While these examples are growing, they are still few and far between – broader uptake is what is truly needed for achieving gender equity in the financial sector. 

Untapping the potential of S-GDD

The IMF FAS database contains a long list of financial access variables that are reported and built by country supervisors using supply-side data. Almost all countries in the world contribute to this global effort but less than half are able to provide gender-disaggregated information. There are multiple reasons why many countries haven’t grasped the tremendous value of S-GDD, from a lack of awareness of its potential to a lack of mandate and/or internal support to spend resources in collecting S-GDD. Even in cases when the data is available and of quality, it isn’t always used effectively. 

While the challenges in collecting and using gender-disaggregated data are non-trivial, the opportunities it presents are transformative.  To this end, a collaborative, systematic approach to collecting and using S-GDD in the financial sector is needed, including the development of guidance for effective data collection and usage. By unlocking the potential of S-GDD, policymakers, and financial service providers can design targeted interventions and strategies to close the gender gap in financial inclusion and promote women's economic empowerment.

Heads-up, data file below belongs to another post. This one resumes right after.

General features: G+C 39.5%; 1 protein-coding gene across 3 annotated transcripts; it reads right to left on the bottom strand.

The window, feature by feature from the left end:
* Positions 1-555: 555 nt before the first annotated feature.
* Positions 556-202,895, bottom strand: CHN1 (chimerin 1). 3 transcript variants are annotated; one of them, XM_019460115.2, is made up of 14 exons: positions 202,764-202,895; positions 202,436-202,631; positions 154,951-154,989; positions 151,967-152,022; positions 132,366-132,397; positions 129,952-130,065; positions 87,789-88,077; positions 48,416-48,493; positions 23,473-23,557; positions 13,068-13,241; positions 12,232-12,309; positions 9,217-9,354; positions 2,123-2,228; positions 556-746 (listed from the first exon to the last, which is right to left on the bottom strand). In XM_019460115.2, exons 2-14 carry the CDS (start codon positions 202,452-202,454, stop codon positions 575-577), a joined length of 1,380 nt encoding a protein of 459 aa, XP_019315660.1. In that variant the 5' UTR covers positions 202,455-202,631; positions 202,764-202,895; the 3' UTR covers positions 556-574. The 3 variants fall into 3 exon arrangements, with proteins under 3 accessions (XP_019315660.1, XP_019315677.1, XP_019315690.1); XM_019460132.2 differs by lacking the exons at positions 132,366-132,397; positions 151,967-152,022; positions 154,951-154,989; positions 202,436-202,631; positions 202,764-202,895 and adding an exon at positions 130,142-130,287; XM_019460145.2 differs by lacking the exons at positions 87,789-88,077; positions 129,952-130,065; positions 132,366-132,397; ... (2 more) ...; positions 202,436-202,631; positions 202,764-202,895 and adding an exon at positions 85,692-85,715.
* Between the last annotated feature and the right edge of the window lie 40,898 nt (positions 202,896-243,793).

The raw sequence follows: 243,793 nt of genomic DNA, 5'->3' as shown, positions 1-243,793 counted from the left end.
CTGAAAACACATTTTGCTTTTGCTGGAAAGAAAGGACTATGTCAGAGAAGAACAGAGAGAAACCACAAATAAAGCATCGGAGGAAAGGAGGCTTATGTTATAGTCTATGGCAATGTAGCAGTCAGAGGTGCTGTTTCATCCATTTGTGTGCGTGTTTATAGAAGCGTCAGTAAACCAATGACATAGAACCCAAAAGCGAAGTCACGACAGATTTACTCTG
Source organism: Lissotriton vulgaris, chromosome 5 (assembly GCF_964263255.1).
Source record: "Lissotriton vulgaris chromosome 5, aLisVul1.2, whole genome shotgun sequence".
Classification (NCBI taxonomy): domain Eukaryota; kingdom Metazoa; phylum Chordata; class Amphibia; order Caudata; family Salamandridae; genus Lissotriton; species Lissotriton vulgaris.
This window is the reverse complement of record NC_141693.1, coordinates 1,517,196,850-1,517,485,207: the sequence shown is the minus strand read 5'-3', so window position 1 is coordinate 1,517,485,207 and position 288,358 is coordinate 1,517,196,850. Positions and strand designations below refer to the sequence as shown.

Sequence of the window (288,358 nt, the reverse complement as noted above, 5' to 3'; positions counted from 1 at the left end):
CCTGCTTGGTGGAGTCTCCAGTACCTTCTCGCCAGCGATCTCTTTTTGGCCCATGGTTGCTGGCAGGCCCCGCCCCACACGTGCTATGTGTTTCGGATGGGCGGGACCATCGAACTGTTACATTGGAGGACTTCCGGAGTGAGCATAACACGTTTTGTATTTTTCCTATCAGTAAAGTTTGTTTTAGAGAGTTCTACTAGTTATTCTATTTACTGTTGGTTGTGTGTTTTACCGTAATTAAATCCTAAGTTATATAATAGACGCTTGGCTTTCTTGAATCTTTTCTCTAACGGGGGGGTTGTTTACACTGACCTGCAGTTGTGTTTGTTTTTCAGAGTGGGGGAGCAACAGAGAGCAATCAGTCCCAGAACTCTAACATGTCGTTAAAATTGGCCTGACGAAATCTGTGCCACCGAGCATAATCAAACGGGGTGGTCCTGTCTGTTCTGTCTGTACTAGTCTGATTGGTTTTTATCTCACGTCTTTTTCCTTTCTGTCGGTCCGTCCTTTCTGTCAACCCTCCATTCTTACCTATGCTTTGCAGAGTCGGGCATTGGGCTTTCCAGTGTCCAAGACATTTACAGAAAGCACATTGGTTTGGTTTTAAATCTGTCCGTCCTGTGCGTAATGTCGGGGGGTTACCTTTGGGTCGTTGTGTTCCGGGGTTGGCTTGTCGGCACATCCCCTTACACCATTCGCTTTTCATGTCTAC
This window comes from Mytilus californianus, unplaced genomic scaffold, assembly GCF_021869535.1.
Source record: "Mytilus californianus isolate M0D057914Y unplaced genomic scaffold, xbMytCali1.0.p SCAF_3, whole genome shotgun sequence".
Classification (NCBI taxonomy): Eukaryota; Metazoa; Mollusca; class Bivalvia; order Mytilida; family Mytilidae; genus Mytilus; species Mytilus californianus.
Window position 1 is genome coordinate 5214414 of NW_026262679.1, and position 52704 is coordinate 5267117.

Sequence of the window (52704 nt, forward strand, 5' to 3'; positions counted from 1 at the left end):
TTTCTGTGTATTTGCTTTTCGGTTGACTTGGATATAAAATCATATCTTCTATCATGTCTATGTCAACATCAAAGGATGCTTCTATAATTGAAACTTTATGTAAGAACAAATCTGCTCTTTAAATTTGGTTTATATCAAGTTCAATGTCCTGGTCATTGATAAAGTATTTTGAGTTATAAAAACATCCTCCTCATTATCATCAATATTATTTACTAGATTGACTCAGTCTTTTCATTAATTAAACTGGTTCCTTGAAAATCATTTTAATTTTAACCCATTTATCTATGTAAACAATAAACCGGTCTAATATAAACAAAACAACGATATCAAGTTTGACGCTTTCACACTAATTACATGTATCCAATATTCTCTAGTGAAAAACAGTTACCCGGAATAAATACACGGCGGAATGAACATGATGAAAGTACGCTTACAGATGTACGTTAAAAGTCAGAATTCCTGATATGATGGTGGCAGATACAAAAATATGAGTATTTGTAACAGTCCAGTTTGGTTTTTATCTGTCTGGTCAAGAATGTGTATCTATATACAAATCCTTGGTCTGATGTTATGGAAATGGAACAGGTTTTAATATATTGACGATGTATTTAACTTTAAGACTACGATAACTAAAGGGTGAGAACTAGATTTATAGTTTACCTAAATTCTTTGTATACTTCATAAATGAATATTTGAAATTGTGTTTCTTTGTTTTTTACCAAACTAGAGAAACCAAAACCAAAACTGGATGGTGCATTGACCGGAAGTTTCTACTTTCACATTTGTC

Chile and Rwanda should be the norm and not the exception. To this end, CGAP is working on understanding the main obstacles in the generation and use of S-GDD by all market actors and developing solutions to unlock the S-GDD potential to help address gender inequalities in the financial sector. For more details have a look at our latest report here. 



Gender data is key for unlocking the potential of financial inclusion. This report explores the ways supply-side gender-disaggregated data (S-GDD) is being used to inform financial policies and strategies that seek to intentionally apply a gender lens.